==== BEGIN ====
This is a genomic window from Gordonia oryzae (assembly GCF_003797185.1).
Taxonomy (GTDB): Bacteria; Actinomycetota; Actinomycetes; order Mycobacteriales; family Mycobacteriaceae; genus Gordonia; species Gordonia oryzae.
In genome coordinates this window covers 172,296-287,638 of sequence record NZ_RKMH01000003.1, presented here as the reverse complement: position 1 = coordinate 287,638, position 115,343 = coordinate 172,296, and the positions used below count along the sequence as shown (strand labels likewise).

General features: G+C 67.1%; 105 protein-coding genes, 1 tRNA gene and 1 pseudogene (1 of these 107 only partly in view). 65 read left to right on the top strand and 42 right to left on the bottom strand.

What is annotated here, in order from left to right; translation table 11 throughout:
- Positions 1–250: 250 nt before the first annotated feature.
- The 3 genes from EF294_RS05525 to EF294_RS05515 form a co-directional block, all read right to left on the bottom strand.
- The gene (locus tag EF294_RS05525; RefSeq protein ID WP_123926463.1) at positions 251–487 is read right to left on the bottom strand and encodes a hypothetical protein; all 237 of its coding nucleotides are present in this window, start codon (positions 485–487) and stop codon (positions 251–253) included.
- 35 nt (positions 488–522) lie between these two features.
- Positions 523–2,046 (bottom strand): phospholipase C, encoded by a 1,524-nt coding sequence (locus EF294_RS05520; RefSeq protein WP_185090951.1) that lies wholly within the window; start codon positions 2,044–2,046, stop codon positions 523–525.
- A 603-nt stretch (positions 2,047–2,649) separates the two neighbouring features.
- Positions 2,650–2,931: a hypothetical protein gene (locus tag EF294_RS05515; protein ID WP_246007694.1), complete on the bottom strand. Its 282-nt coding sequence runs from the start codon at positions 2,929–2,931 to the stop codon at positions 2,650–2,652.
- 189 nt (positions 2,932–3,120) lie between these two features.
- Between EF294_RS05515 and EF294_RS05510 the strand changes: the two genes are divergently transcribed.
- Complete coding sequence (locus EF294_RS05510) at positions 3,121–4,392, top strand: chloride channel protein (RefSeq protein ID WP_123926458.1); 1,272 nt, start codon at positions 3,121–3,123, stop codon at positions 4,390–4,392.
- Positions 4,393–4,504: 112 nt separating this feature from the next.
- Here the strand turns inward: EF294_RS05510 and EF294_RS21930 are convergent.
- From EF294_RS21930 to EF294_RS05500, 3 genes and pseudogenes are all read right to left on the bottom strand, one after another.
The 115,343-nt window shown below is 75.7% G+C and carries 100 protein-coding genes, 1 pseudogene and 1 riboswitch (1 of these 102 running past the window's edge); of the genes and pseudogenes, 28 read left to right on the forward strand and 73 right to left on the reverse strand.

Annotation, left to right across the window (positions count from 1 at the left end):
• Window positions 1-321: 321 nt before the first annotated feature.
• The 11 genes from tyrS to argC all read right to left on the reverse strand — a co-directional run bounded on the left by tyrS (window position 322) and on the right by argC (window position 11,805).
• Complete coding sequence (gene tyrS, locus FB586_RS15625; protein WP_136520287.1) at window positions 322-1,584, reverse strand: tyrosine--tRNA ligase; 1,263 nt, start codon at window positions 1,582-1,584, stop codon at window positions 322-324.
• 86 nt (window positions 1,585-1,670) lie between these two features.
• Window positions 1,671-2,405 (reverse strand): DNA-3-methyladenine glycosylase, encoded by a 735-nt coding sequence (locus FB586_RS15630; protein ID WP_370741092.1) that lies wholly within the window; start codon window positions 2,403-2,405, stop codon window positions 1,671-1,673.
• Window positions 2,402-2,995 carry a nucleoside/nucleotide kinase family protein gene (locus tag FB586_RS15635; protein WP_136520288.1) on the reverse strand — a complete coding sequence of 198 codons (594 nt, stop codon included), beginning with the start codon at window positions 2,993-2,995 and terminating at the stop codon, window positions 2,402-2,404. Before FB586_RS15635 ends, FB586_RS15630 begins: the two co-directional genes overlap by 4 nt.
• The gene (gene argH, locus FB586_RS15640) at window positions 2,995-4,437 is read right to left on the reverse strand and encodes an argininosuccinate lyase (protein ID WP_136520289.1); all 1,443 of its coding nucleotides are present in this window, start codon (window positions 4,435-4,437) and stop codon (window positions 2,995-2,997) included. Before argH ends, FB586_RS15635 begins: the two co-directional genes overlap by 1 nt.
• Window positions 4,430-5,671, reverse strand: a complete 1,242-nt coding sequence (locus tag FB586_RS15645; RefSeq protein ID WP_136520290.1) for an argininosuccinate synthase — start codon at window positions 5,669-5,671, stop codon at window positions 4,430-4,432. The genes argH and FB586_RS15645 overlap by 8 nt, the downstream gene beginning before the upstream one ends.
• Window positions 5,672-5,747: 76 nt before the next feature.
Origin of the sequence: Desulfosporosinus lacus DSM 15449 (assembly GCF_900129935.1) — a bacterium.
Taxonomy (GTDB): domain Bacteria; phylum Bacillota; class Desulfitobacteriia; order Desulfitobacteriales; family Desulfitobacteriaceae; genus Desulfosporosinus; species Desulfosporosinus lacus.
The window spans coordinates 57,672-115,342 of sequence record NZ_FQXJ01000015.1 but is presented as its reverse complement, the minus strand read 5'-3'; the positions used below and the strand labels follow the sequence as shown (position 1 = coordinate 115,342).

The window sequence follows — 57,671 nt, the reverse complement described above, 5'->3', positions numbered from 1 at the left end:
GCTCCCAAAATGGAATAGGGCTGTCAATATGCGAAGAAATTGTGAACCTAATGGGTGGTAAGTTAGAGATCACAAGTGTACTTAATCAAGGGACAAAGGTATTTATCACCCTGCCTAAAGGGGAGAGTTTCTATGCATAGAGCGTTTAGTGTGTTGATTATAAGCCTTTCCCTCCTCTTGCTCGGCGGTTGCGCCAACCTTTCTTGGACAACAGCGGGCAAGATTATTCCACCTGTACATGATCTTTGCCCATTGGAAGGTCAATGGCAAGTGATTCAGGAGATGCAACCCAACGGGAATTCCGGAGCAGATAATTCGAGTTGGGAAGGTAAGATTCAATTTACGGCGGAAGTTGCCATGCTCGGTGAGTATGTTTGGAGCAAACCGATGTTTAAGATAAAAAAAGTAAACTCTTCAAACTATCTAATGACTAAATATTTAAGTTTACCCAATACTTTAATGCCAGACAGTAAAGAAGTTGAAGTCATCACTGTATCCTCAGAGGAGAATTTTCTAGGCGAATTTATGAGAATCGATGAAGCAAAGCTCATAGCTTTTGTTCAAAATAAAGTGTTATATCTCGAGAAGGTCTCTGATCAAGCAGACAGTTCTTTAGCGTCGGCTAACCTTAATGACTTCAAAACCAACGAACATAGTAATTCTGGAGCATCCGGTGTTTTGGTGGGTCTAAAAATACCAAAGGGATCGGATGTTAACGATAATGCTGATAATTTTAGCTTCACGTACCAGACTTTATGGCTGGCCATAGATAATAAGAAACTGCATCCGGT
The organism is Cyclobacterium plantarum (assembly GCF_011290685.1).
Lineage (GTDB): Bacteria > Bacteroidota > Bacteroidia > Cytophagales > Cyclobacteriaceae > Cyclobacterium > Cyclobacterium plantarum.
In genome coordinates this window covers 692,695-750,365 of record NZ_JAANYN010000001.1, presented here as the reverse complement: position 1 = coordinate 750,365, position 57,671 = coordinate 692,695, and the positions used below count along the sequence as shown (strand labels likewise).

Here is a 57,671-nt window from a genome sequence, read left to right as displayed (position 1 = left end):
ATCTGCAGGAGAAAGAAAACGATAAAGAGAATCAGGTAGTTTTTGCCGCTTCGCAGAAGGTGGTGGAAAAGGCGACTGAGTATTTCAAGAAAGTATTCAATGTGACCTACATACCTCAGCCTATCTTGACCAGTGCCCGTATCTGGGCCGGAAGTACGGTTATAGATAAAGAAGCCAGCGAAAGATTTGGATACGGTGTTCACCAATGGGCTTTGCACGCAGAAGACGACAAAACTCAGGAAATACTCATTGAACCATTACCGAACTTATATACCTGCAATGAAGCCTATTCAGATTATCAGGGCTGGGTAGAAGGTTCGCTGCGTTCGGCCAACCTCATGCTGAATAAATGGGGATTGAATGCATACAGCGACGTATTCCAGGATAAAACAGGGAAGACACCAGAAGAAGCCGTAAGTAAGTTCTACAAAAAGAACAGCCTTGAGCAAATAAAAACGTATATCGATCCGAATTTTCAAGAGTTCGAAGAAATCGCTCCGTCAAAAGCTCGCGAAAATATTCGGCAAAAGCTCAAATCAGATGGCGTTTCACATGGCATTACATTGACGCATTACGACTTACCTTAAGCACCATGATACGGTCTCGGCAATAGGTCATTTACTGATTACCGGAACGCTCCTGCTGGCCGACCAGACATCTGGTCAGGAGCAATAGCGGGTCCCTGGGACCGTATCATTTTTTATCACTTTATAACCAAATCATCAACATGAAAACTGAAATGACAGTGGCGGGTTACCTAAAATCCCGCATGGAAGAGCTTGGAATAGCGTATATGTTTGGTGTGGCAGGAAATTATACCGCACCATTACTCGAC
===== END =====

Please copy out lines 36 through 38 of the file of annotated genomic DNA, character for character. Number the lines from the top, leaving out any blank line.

Lineage (GTDB): Bacteria > Bacteroidota > Bacteroidia > Cytophagales > Cyclobacteriaceae > Cyclobacterium > Cyclobacterium plantarum.
In genome coordinates this window covers 692,695-750,365 of record NZ_JAANYN010000001.1, presented here as the reverse complement: position 1 = coordinate 750,365, position 57,671 = coordinate 692,695, and the positions used below count along the sequence as shown (strand labels likewise).

Here is a 57,671-nt window from a genome sequence, read left to right as displayed (position 1 = left end):